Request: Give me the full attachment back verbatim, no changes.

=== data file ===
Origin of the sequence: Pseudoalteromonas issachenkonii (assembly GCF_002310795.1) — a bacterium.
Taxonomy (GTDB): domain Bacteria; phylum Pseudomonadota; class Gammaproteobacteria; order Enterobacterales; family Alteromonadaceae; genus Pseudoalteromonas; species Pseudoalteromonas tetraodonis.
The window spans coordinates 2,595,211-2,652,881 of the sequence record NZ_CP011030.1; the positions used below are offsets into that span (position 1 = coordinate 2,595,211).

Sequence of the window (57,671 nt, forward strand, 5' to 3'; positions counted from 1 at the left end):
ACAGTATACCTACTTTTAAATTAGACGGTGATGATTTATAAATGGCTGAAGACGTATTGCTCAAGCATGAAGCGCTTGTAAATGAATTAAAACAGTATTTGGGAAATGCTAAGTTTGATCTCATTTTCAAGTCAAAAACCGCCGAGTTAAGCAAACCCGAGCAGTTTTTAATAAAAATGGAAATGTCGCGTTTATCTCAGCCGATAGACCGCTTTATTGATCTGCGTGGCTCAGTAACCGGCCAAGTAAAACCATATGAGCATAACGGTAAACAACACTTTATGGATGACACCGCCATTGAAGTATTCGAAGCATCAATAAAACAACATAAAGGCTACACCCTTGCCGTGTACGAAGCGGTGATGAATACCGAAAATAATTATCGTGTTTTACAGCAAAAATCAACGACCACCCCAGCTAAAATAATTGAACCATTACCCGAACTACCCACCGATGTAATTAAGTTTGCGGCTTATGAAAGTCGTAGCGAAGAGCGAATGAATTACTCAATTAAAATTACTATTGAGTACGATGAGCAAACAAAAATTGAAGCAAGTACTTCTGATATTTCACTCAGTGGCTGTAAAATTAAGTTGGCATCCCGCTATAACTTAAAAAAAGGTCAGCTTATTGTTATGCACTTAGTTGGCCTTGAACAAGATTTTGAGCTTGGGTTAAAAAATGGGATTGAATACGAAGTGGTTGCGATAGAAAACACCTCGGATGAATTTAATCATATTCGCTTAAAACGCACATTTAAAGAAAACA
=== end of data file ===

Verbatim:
Origin of the sequence: Pseudoalteromonas issachenkonii (assembly GCF_002310795.1) — a bacterium.
Taxonomy (GTDB): domain Bacteria; phylum Pseudomonadota; class Gammaproteobacteria; order Enterobacterales; family Alteromonadaceae; genus Pseudoalteromonas; species Pseudoalteromonas tetraodonis.
The window spans coordinates 2,595,211-2,652,881 of the sequence record NZ_CP011030.1; the positions used below are offsets into that span (position 1 = coordinate 2,595,211).

Sequence of the window (57,671 nt, forward strand, 5' to 3'; positions counted from 1 at the left end):
ACAGTATACCTACTTTTAAATTAGACGGTGATGATTTATAAATGGCTGAAGACGTATTGCTCAAGCATGAAGCGCTTGTAAATGAATTAAAACAGTATTTGGGAAATGCTAAGTTTGATCTCATTTTCAAGTCAAAAACCGCCGAGTTAAGCAAACCCGAGCAGTTTTTAATAAAAATGGAAATGTCGCGTTTATCTCAGCCGATAGACCGCTTTATTGATCTGCGTGGCTCAGTAACCGGCCAAGTAAAACCATATGAGCATAACGGTAAACAACACTTTATGGATGACACCGCCATTGAAGTATTCGAAGCATCAATAAAACAACATAAAGGCTACACCCTTGCCGTGTACGAAGCGGTGATGAATACCGAAAATAATTATCGTGTTTTACAGCAAAAATCAACGACCACCCCAGCTAAAATAATTGAACCATTACCCGAACTACCCACCGATGTAATTAAGTTTGCGGCTTATGAAAGTCGTAGCGAAGAGCGAATGAATTACTCAATTAAAATTACTATTGAGTACGATGAGCAAACAAAAATTGAAGCAAGTACTTCTGATATTTCACTCAGTGGCTGTAAAATTAAGTTGGCATCCCGCTATAACTTAAAAAAAGGTCAGCTTATTGTTATGCACTTAGTTGGCCTTGAACAAGATTTTGAGCTTGGGTTAAAAAATGGGATTGAATACGAAGTGGTTGCGATAGAAAACACCTCGGATGAATTTAATCATATTCGCTTAAAACGCACATTTAAAGAAAACA